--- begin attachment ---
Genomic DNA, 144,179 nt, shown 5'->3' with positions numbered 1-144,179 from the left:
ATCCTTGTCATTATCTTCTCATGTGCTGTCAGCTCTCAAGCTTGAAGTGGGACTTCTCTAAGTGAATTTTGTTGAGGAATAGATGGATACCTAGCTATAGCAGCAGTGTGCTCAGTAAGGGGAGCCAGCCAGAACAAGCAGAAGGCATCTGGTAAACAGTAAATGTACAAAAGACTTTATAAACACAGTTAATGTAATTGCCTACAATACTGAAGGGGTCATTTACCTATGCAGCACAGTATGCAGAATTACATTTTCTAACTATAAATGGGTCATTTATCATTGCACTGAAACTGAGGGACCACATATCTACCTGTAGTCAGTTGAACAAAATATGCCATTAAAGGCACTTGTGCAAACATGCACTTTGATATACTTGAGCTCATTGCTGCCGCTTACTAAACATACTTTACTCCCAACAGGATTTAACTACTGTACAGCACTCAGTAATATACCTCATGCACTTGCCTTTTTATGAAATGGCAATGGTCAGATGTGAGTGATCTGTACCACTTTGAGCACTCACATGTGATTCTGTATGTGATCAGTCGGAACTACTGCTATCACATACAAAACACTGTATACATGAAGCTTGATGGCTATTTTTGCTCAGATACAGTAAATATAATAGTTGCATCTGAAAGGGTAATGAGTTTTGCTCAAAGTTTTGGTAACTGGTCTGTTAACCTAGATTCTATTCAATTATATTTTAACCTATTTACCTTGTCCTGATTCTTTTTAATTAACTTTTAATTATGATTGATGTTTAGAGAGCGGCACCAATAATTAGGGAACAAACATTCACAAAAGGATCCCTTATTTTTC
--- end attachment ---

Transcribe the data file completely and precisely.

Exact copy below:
Genomic DNA, 144,179 nt, shown 5'->3' with positions numbered 1-144,179 from the left:
ATCCTTGTCATTATCTTCTCATGTGCTGTCAGCTCTCAAGCTTGAAGTGGGACTTCTCTAAGTGAATTTTGTTGAGGAATAGATGGATACCTAGCTATAGCAGCAGTGTGCTCAGTAAGGGGAGCCAGCCAGAACAAGCAGAAGGCATCTGGTAAACAGTAAATGTACAAAAGACTTTATAAACACAGTTAATGTAATTGCCTACAATACTGAAGGGGTCATTTACCTATGCAGCACAGTATGCAGAATTACATTTTCTAACTATAAATGGGTCATTTATCATTGCACTGAAACTGAGGGACCACATATCTACCTGTAGTCAGTTGAACAAAATATGCCATTAAAGGCACTTGTGCAAACATGCACTTTGATATACTTGAGCTCATTGCTGCCGCTTACTAAACATACTTTACTCCCAACAGGATTTAACTACTGTACAGCACTCAGTAATATACCTCATGCACTTGCCTTTTTATGAAATGGCAATGGTCAGATGTGAGTGATCTGTACCACTTTGAGCACTCACATGTGATTCTGTATGTGATCAGTCGGAACTACTGCTATCACATACAAAACACTGTATACATGAAGCTTGATGGCTATTTTTGCTCAGATACAGTAAATATAATAGTTGCATCTGAAAGGGTAATGAGTTTTGCTCAAAGTTTTGGTAACTGGTCTGTTAACCTAGATTCTATTCAATTATATTTTAACCTATTTACCTTGTCCTGATTCTTTTTAATTAACTTTTAATTATGATTGATGTTTAGAGAGCGGCACCAATAATTAGGGAACAAACATTCACAAAAGGATCCCTTATTTTTC